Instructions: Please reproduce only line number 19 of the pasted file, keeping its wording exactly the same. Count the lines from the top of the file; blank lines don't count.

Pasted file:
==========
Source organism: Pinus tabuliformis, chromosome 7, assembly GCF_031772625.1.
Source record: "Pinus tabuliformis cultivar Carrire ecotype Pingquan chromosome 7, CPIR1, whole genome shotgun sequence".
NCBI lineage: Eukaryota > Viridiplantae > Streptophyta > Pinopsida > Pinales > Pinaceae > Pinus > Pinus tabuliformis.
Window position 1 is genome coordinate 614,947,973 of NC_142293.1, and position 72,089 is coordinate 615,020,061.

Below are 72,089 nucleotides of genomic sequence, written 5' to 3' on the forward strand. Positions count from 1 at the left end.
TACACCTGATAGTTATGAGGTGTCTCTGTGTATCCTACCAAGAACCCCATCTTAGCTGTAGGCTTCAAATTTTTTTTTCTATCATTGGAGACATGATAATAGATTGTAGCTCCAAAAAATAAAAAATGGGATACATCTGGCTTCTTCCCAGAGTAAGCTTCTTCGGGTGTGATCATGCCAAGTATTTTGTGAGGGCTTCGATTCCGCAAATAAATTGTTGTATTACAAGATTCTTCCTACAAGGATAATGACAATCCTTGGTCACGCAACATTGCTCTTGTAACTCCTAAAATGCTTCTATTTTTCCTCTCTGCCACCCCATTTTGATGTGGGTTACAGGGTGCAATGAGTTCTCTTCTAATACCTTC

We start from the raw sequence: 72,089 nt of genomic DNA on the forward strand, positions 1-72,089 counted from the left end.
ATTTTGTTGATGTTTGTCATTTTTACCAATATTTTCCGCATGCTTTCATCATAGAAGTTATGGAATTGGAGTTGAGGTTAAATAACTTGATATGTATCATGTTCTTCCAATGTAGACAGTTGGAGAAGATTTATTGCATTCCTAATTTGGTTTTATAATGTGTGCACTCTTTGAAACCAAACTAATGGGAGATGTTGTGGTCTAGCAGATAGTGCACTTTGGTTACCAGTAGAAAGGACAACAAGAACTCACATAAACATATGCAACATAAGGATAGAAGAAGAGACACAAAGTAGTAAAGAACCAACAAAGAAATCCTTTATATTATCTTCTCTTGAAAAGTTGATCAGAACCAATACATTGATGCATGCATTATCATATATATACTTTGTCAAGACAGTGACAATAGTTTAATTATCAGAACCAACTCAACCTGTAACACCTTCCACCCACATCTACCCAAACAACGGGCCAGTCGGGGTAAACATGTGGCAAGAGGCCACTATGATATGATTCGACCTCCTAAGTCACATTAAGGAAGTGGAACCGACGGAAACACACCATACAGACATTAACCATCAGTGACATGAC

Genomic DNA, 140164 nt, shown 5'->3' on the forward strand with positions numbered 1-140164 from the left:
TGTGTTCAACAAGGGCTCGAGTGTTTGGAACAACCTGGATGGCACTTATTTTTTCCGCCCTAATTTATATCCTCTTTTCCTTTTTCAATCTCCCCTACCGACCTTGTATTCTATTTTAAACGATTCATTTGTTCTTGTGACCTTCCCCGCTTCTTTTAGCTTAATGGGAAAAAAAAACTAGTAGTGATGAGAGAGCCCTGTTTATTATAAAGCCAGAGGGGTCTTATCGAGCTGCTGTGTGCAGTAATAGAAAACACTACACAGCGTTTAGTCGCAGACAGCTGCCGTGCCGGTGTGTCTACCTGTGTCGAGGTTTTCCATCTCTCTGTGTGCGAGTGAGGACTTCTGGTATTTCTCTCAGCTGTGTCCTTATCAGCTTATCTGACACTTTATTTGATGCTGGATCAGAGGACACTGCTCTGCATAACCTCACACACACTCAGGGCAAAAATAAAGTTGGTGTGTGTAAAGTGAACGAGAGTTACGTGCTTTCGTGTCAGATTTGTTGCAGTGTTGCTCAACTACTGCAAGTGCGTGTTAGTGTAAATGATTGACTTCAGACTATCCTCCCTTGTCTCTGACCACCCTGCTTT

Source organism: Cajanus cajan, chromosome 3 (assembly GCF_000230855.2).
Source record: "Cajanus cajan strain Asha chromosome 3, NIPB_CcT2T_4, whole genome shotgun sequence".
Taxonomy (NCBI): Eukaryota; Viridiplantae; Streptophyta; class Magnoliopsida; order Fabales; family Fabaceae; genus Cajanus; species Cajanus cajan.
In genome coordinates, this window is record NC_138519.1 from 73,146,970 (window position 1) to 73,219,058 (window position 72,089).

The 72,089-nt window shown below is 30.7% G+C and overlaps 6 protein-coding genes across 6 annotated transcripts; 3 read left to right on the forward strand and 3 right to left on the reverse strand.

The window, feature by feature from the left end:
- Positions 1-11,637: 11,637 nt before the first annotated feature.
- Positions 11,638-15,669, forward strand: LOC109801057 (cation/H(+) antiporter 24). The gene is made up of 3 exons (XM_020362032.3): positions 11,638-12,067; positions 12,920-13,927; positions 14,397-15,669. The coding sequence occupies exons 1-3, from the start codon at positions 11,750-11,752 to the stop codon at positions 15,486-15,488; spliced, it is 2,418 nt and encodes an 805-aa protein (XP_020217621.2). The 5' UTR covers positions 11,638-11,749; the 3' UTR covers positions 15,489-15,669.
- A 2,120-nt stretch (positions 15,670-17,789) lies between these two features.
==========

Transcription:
- A 2,120-nt stretch (positions 15,670-17,789) lies between these two features.